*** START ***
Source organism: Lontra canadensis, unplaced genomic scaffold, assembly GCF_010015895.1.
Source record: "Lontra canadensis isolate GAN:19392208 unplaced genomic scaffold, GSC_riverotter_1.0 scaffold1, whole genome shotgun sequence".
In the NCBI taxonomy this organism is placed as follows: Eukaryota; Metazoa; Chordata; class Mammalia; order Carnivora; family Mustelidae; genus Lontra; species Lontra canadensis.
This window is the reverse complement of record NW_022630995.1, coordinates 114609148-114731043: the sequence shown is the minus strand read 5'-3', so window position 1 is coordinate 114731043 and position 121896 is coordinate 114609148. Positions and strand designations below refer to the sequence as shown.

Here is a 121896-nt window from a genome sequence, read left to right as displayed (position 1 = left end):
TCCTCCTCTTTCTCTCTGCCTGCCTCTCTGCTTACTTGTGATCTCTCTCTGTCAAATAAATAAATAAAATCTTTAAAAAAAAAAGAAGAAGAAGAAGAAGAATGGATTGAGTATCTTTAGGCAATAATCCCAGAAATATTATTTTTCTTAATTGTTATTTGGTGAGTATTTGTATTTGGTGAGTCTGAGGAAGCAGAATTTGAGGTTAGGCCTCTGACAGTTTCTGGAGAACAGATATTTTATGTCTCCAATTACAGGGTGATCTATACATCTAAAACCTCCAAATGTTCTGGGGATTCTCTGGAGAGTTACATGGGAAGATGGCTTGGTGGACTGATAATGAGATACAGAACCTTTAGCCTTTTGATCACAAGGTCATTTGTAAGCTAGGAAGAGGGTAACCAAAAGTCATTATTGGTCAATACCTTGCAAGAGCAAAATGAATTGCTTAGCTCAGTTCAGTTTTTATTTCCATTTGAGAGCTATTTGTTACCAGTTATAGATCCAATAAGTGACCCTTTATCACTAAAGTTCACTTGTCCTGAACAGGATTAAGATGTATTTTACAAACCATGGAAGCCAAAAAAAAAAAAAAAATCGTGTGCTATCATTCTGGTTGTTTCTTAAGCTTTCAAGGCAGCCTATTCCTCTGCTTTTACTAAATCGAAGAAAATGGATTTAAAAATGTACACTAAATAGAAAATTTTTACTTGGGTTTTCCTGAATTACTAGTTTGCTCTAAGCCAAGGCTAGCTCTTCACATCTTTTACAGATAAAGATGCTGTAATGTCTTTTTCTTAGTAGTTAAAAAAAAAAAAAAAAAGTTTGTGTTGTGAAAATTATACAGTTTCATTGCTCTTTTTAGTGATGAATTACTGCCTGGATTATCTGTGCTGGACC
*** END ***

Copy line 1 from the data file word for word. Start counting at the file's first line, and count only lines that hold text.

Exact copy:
Source organism: Lontra canadensis, unplaced genomic scaffold, assembly GCF_010015895.1.